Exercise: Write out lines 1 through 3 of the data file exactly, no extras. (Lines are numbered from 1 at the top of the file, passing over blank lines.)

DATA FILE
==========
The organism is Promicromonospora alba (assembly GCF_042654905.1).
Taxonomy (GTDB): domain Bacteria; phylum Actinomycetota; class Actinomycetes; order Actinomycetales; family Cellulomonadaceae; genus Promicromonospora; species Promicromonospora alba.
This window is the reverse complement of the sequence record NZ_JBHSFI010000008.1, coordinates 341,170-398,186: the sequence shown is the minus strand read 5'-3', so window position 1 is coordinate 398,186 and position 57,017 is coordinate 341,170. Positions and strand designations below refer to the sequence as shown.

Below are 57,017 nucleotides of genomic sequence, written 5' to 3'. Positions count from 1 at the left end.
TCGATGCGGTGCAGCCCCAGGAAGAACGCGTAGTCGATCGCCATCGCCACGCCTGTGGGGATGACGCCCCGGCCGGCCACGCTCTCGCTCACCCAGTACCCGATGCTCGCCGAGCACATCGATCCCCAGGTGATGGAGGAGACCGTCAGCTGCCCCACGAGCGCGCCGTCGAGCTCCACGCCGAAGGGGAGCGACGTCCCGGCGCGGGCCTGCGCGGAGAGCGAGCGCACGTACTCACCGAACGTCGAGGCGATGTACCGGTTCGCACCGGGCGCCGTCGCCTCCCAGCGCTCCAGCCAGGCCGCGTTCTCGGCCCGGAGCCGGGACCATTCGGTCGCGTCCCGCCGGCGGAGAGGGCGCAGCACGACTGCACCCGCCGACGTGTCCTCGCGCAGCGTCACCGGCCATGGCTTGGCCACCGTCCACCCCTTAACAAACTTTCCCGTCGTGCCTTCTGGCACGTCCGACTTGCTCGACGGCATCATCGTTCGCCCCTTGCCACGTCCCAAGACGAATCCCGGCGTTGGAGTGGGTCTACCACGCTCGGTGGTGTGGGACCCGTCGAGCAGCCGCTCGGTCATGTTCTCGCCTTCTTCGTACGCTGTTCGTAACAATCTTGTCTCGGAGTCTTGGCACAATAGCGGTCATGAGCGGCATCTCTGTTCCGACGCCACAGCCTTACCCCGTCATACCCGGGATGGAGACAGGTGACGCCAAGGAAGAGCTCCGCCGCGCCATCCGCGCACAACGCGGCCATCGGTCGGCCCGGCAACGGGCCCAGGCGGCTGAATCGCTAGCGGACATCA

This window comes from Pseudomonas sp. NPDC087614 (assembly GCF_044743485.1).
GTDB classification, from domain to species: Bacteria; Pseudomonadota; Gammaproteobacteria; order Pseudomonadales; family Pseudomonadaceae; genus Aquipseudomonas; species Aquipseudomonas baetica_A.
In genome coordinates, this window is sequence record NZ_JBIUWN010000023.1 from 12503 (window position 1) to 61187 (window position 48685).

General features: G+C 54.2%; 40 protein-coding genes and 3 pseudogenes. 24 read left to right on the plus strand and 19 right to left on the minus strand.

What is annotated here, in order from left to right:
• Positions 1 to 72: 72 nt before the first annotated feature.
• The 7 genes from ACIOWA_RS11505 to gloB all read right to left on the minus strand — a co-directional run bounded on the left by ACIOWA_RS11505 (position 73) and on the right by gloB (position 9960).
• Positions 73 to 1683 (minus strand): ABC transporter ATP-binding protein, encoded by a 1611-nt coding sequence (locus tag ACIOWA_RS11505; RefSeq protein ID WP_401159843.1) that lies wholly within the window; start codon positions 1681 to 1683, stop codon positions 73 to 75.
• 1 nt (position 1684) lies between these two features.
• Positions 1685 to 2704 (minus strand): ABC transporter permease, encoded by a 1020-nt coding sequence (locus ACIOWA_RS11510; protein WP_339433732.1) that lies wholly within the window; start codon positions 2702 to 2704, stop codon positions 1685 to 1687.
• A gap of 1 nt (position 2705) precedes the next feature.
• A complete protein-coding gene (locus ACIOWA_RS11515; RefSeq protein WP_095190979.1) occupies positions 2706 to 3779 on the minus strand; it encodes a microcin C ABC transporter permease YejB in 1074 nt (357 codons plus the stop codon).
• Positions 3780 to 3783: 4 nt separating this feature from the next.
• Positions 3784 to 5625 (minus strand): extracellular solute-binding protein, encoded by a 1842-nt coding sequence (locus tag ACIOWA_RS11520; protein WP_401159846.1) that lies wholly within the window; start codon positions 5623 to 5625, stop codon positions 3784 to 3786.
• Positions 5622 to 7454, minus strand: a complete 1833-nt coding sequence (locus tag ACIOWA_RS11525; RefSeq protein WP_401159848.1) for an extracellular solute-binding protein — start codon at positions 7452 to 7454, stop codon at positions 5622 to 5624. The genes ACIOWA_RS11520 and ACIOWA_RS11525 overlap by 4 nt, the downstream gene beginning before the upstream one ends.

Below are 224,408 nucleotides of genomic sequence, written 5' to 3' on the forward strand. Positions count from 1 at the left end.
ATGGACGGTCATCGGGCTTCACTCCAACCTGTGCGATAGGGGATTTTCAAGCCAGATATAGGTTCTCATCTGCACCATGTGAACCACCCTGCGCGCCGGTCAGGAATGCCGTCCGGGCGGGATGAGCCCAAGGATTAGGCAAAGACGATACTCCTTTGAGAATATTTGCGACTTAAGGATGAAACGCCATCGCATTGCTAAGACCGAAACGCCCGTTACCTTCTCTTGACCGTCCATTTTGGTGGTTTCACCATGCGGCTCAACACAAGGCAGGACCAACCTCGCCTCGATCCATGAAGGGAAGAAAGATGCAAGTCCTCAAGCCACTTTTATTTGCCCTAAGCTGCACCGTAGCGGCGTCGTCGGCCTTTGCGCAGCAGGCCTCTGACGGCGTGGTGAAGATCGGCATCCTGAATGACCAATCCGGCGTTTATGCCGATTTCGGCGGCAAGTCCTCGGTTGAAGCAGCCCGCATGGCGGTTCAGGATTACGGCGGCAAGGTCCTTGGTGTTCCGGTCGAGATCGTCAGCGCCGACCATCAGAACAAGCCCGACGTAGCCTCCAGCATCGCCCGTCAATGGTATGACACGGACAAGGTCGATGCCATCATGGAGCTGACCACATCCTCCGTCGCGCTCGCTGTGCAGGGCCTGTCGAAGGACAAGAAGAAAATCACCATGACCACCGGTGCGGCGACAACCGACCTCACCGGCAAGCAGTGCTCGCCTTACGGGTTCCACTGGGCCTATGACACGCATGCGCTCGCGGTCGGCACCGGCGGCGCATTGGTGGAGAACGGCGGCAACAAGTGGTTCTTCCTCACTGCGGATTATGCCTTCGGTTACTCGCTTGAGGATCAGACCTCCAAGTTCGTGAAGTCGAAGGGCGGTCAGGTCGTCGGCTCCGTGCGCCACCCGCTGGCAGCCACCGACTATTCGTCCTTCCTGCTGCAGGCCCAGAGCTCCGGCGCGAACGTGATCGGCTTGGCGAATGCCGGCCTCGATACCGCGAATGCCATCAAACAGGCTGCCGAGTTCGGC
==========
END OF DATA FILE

The organism is Promicromonospora alba (assembly GCF_042654905.1).
Taxonomy (GTDB): domain Bacteria; phylum Actinomycetota; class Actinomycetes; order Actinomycetales; family Cellulomonadaceae; genus Promicromonospora; species Promicromonospora alba.
This window is the reverse complement of the sequence record NZ_JBHSFI010000008.1, coordinates 341,170-398,186: the sequence shown is the minus strand read 5'-3', so window position 1 is coordinate 398,186 and position 57,017 is coordinate 341,170. Positions and strand designations below refer to the sequence as shown.